The Elbe River overflowed putting parts of the Germany, along with several other east European countries, underwater. German locals are still reeling from the floods as they load sandbags near a dyke at the Elbe river.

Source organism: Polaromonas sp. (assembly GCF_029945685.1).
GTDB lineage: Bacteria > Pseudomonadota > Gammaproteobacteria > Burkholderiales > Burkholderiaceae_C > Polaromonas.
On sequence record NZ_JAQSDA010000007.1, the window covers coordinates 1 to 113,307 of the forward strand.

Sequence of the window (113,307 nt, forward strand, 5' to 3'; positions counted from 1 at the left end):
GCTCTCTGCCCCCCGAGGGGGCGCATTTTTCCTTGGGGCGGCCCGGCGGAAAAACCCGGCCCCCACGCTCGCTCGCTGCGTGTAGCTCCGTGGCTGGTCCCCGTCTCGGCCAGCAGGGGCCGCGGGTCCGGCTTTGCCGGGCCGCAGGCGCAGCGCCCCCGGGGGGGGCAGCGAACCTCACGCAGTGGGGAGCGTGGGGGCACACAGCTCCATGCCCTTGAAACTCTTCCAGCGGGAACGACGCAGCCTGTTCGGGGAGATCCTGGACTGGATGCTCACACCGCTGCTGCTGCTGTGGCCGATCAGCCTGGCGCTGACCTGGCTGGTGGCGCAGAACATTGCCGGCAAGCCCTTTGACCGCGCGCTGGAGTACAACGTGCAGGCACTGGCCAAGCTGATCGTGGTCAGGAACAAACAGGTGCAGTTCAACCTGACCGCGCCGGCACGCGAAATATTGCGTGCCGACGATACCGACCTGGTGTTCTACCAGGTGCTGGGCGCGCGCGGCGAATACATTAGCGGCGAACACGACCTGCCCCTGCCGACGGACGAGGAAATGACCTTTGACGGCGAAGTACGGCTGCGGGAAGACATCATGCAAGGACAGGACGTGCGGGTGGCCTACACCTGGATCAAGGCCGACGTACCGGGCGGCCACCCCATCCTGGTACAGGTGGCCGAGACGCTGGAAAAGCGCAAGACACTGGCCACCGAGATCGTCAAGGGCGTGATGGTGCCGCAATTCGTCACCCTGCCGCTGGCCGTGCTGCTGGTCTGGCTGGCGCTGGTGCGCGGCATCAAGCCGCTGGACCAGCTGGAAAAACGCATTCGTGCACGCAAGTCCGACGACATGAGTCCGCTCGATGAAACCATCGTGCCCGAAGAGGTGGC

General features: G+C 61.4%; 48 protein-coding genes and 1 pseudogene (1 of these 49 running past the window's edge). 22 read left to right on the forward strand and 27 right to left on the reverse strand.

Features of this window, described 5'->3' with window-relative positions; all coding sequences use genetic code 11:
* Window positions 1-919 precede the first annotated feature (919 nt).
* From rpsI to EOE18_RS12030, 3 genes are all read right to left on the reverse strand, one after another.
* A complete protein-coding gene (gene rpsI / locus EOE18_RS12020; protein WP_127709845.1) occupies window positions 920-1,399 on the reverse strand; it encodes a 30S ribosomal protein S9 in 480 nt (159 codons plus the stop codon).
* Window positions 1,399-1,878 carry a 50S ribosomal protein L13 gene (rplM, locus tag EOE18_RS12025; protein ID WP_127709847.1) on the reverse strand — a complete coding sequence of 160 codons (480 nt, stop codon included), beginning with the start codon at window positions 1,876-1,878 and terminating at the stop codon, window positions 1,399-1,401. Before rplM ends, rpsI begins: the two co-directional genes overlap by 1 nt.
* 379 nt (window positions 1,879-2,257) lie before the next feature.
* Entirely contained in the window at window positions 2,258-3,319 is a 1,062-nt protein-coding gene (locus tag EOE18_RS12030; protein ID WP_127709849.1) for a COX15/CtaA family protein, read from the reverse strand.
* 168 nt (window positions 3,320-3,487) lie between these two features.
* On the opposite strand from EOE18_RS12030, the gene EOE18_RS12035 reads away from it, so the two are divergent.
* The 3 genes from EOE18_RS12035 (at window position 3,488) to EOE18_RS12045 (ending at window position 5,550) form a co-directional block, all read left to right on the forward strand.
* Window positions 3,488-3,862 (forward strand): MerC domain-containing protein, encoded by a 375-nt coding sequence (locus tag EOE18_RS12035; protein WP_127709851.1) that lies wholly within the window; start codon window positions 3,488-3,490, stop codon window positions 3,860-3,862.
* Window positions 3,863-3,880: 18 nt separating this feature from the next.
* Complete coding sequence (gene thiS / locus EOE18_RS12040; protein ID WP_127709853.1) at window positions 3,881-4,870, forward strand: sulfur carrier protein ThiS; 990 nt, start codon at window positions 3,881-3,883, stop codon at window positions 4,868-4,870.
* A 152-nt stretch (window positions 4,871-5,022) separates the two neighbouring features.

Flooding continues to cause havoc in some parts of Europe. In Germany a collapsed dam near Fischbeck in the north east is likely to add to the six billion euros of damage already estimated across the country from this year’s extreme weather. In Magdeburg, one of the oldest cities in eastern Germany, thousands have had to evacuate their homes as the river Elbe rose around five metres above normal, surpassing the level reached in the devastating floods of 2002. Meanwhile volunteers in the city have pitched in to help emergency services to shore up electric substations and some residential areas. In Hungary, the capital escaped severe damage from the swollen river Danube which has peaked and has now started to recede. In some suburbs between 300 and 400 houses were flooded but it was less than had been expected. The focus now is on the stretch of river south of Budapest where the Danube us due to peak at record levels in the coming days. WITTENBERGE, BRANDENBURG - JUNE 11: A local resident and volunteer, who said he has been filling sandbags on day and night shifts since last week, takes a break among sandbags filled by volunteers to strengthen dykes against the swollen Elbe river on June 11, 2013 in Wittenberge, Germany. Authorities are revising their river level estimates downward following the bursting of a dyke upstream that sent floodwaters into fields and nearby villages. Germany is experiencing floods that in some regions are the worst in recorded history and at least seven people have died. (Photo by Sean Gallup/Getty Images)